- Equipment failures involve pipeline pumps, compressors, valves, meters, tanks, and other components and devices on pipeline systems. This equipment is oftentimes located on company property that is not accessible to the public.
- Equipment failures usually result in a release that is contained on company property, typically not resulting in injury to the public.
- Equipment failures can result in a release of hazardous liquid or natural gas to the environment, though usually in relatively small quantities.
What is Equipment Failure and why does it occur?
An equipment failure involves a pipeline component or device other than pipe. Sometimes a part on the piece of equipment fails resulting in a release, and sometimes the piece of equipment itself fails to perform its function properly resulting in a release. In either case, the failure is identified as “Equipment Failure”.
Some typical types of equipment that can be involved include:
- Pumps and Compressors – Pumps and compressors are used to move hazardous liquid and natural gas through pipelines.
- Meters and metering equipment – Meter stations are used on pipelines to measure the amount of product being received or delivered. Many pieces of specialized equipment in addition to the meters themselves are required at these facilities.
- Remote or manually operated block and control valves – Pipelines contain numerous valves of many types, both on the pipeline itself and at stations, terminals, and tank farms.
- Relief valves and other overpressure control devices – These devices are installed on a pipeline to prevent rupture of the pipeline due to unexpected pressure surges.
- Typically, it is the seals or gaskets on the above devices that fail resulting in a small seep or leak; very occasionally, the “body” of the device itself fails. Occasionally the device can fail to perform its function properly, resulting in a failure of the pipeline system elsewhere.
- Tanks – Most pipeline systems include numerous aboveground storage tanks to store hazardous liquids. Tanks are equipped with level gauges that warn operators that the tank is near its maximum capacity. Instrumentation can fail and tanks can overfill, resulting in a spill of hazardous liquid to the environment. And, while extremely rare, catastrophic failures of the storage tanks themselves have occurred.
- Misc. Components and Devices – Flanges, fittings, couplings, instrument tubing, gauges, thermowells, samplers, and chemical analyzers are a few examples of the many other pipeline components that can seep or leak (or very occasionally rupture) resulting in an Equipment Failure.
What are the risks from Equipment Failures?
Equipment Failures can result in environmental hazards due to the release of petroleum and natural gas products. Releases from Equipment Failures rarely result in injuries to the public.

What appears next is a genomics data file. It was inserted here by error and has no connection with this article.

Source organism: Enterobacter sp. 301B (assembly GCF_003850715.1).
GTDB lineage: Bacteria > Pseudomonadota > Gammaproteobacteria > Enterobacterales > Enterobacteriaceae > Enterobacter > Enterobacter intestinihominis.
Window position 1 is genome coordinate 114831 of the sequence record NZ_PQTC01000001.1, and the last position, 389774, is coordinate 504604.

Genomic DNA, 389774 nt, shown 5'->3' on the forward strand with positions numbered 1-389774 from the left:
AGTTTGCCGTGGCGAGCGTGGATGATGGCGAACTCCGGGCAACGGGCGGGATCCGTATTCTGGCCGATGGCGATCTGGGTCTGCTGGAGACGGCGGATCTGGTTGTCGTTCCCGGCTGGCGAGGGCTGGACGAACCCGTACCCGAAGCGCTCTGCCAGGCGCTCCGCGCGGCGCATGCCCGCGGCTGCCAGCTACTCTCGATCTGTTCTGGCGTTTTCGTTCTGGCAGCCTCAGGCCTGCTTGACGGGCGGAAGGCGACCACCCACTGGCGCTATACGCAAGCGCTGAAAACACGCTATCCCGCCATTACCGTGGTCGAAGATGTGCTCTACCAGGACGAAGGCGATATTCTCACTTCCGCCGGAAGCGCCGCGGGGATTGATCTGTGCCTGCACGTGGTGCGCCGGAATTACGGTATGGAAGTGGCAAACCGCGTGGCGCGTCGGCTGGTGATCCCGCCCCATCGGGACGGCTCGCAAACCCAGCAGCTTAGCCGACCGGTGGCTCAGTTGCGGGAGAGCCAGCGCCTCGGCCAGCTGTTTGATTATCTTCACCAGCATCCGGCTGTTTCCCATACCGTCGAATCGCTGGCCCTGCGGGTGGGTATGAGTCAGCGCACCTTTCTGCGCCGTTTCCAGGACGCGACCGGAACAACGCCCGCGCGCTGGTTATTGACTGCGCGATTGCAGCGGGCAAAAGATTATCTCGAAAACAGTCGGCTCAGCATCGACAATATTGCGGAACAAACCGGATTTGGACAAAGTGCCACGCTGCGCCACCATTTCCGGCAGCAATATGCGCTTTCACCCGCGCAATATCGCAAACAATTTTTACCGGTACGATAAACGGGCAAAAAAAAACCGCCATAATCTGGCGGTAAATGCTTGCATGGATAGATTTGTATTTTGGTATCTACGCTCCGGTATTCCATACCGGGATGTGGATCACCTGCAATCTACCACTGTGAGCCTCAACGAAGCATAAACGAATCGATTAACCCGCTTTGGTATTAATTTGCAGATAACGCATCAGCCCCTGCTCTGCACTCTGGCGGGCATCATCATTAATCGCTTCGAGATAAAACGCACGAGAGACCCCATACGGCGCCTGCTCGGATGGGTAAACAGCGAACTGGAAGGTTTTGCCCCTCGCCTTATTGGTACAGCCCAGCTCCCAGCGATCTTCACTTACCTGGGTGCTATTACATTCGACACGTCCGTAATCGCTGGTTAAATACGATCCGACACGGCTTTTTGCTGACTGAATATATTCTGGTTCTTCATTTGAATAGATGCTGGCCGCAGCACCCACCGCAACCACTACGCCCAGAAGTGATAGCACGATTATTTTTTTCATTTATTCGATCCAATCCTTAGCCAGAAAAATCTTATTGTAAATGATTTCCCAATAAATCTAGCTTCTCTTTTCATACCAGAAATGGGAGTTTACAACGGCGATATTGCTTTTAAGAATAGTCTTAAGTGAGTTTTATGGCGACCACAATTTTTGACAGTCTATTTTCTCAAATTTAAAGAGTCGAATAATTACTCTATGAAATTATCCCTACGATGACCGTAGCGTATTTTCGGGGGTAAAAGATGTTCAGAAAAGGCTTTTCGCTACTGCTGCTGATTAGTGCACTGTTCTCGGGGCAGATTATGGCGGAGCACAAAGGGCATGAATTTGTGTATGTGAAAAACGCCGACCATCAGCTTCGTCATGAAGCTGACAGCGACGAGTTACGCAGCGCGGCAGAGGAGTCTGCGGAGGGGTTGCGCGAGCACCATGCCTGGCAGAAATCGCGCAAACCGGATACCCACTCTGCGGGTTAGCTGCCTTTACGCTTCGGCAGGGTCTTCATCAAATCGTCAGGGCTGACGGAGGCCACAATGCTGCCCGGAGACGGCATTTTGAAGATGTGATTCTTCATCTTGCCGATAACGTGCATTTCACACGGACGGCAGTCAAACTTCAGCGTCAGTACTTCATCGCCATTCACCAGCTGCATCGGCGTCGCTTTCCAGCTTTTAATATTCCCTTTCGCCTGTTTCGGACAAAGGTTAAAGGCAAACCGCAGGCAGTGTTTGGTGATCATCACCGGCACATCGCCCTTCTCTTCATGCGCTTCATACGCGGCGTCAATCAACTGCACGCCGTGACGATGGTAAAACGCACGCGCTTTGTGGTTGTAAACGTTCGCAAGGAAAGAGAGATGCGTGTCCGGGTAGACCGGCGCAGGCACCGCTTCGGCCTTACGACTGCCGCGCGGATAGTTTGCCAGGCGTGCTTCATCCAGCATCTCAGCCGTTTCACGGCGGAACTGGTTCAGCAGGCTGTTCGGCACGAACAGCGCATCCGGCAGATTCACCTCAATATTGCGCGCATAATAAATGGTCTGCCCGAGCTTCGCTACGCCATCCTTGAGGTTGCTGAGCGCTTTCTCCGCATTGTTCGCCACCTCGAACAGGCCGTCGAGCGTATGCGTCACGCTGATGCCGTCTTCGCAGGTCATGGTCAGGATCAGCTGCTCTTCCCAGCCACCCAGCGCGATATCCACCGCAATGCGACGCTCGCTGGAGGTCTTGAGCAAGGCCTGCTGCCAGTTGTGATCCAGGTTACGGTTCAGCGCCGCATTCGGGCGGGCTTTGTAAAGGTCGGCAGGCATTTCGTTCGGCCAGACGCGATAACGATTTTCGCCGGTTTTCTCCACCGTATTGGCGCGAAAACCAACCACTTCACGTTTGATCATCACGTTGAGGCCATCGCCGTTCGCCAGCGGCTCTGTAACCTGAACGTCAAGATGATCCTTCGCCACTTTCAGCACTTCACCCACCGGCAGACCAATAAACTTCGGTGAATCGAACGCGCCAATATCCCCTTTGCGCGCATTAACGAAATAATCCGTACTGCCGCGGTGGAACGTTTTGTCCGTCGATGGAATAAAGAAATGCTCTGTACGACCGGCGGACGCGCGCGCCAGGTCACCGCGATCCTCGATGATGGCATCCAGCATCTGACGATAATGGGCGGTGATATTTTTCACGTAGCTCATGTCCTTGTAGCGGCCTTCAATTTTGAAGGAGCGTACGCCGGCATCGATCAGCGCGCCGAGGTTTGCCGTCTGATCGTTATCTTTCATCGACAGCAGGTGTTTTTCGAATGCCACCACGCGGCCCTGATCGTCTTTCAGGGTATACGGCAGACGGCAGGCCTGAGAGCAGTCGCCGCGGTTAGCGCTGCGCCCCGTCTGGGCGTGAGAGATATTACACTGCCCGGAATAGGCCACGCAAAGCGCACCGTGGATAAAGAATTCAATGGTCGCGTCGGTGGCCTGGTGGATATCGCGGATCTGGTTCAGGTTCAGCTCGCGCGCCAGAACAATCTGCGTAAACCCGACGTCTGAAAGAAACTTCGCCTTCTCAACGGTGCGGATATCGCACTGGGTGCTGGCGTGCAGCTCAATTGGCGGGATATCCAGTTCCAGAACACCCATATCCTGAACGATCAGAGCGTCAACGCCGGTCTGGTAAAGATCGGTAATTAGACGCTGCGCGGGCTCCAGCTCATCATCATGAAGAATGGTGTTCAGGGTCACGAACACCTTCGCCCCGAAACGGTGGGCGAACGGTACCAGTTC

What is being done to prevent Equipment Failures?
Regulations require that operators inspect mainline and other critical valves, inspect and test relief valves, and inspect breakout tanks periodically. Additionally, regulations require certain mitigative measures to be in place should a leak occur. For example, should a leak occur at a storage tank, the containment surrounding one or more tanks must have a free volume equivalent to the capacity of the largest tank. Also, facilities housing pumps must have alarm systems that warn of the buildup of hydrocarbons within the enclosed space. In addition, OPS’s Integrity Management regulations require that operators perform rigorous risk assessments of their most critical pipeline facilities in order to fully understand potential failure modes, likelihoods, and consequences, and to establish appropriate preventive and mitigative activities.
Equipment Failure: What more can be done
- General Public : Be aware of pipeline equipment located near you. Be observant for signs of damage, leakage, or security concerns. Report any concerns you have regarding pipeline safety to the pipeline operator immediately.
- Industry : Perform inspections and tests in accordance with the requirements of the state and Federal regulations. Track failures and develop inspection programs to monitor for component degradation.
- Regulators : OPS and state regulators must continue to inspect pipeline operator’s maintenance and operations to ensure that they are complying with all aspects of state and Federal regulations.
Equipment Failure : Where can I learn more?
Date of Revision: 07292014